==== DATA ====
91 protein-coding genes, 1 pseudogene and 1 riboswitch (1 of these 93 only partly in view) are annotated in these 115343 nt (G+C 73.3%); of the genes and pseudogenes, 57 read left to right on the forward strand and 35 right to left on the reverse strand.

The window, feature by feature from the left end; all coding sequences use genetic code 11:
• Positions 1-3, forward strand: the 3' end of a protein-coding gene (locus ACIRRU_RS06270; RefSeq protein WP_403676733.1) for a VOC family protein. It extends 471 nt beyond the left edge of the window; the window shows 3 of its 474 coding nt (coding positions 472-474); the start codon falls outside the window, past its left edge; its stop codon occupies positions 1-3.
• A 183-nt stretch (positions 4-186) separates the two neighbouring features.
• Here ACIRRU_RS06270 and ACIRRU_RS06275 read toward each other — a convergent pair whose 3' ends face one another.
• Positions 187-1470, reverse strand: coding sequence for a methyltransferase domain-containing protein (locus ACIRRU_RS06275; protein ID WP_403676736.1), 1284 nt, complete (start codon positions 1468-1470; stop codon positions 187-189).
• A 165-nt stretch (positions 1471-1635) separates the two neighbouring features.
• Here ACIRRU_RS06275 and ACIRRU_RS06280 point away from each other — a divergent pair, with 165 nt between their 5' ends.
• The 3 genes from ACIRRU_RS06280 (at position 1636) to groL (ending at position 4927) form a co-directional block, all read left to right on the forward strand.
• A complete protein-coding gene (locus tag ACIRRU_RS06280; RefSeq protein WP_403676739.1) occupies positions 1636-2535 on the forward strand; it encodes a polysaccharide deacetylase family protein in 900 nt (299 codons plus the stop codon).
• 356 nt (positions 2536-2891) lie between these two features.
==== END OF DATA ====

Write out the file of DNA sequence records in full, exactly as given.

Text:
91 protein-coding genes, 1 pseudogene and 1 riboswitch (1 of these 93 only partly in view) are annotated in these 115343 nt (G+C 73.3%); of the genes and pseudogenes, 57 read left to right on the forward strand and 35 right to left on the reverse strand.

The window, feature by feature from the left end; all coding sequences use genetic code 11:
• Positions 1-3, forward strand: the 3' end of a protein-coding gene (locus ACIRRU_RS06270; RefSeq protein WP_403676733.1) for a VOC family protein. It extends 471 nt beyond the left edge of the window; the window shows 3 of its 474 coding nt (coding positions 472-474); the start codon falls outside the window, past its left edge; its stop codon occupies positions 1-3.
• A 183-nt stretch (positions 4-186) separates the two neighbouring features.
• Here ACIRRU_RS06270 and ACIRRU_RS06275 read toward each other — a convergent pair whose 3' ends face one another.
• Positions 187-1470, reverse strand: coding sequence for a methyltransferase domain-containing protein (locus ACIRRU_RS06275; protein ID WP_403676736.1), 1284 nt, complete (start codon positions 1468-1470; stop codon positions 187-189).
• A 165-nt stretch (positions 1471-1635) separates the two neighbouring features.
• Here ACIRRU_RS06275 and ACIRRU_RS06280 point away from each other — a divergent pair, with 165 nt between their 5' ends.
• The 3 genes from ACIRRU_RS06280 (at position 1636) to groL (ending at position 4927) form a co-directional block, all read left to right on the forward strand.
• A complete protein-coding gene (locus tag ACIRRU_RS06280; RefSeq protein WP_403676739.1) occupies positions 1636-2535 on the forward strand; it encodes a polysaccharide deacetylase family protein in 900 nt (299 codons plus the stop codon).
• 356 nt (positions 2536-2891) lie between these two features.